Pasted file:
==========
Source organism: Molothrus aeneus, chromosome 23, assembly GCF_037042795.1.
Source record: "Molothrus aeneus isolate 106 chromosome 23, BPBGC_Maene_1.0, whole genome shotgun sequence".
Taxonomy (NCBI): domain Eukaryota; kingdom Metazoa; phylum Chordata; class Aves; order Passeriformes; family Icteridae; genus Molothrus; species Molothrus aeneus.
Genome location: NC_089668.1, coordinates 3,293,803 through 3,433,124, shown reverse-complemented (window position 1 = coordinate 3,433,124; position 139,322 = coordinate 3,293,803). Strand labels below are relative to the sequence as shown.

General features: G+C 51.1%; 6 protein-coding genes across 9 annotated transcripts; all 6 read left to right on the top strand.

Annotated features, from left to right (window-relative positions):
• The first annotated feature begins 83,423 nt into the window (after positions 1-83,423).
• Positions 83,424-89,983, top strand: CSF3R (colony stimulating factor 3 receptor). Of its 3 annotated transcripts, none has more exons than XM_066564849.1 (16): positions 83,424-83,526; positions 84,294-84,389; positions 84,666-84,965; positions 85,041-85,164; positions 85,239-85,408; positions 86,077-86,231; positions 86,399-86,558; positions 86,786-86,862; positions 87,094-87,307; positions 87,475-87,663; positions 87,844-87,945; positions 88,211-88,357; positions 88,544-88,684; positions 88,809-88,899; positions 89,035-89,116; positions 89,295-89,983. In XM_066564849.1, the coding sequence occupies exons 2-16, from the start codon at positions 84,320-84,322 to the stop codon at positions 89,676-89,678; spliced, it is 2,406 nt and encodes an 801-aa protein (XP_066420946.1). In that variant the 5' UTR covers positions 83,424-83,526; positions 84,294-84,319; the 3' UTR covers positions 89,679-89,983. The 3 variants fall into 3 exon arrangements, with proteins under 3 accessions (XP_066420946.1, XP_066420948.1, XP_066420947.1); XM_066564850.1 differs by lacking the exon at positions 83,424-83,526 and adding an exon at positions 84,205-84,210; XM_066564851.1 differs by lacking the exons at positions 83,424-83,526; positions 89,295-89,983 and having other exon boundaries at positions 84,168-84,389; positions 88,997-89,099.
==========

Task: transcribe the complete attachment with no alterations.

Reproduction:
Source organism: Molothrus aeneus, chromosome 23, assembly GCF_037042795.1.
Source record: "Molothrus aeneus isolate 106 chromosome 23, BPBGC_Maene_1.0, whole genome shotgun sequence".
Taxonomy (NCBI): domain Eukaryota; kingdom Metazoa; phylum Chordata; class Aves; order Passeriformes; family Icteridae; genus Molothrus; species Molothrus aeneus.
Genome location: NC_089668.1, coordinates 3,293,803 through 3,433,124, shown reverse-complemented (window position 1 = coordinate 3,433,124; position 139,322 = coordinate 3,293,803). Strand labels below are relative to the sequence as shown.

General features: G+C 51.1%; 6 protein-coding genes across 9 annotated transcripts; all 6 read left to right on the top strand.

Annotated features, from left to right (window-relative positions):
• The first annotated feature begins 83,423 nt into the window (after positions 1-83,423).
• Positions 83,424-89,983, top strand: CSF3R (colony stimulating factor 3 receptor). Of its 3 annotated transcripts, none has more exons than XM_066564849.1 (16): positions 83,424-83,526; positions 84,294-84,389; positions 84,666-84,965; positions 85,041-85,164; positions 85,239-85,408; positions 86,077-86,231; positions 86,399-86,558; positions 86,786-86,862; positions 87,094-87,307; positions 87,475-87,663; positions 87,844-87,945; positions 88,211-88,357; positions 88,544-88,684; positions 88,809-88,899; positions 89,035-89,116; positions 89,295-89,983. In XM_066564849.1, the coding sequence occupies exons 2-16, from the start codon at positions 84,320-84,322 to the stop codon at positions 89,676-89,678; spliced, it is 2,406 nt and encodes an 801-aa protein (XP_066420946.1). In that variant the 5' UTR covers positions 83,424-83,526; positions 84,294-84,319; the 3' UTR covers positions 89,679-89,983. The 3 variants fall into 3 exon arrangements, with proteins under 3 accessions (XP_066420946.1, XP_066420948.1, XP_066420947.1); XM_066564850.1 differs by lacking the exon at positions 83,424-83,526 and adding an exon at positions 84,205-84,210; XM_066564851.1 differs by lacking the exons at positions 83,424-83,526; positions 89,295-89,983 and having other exon boundaries at positions 84,168-84,389; positions 88,997-89,099.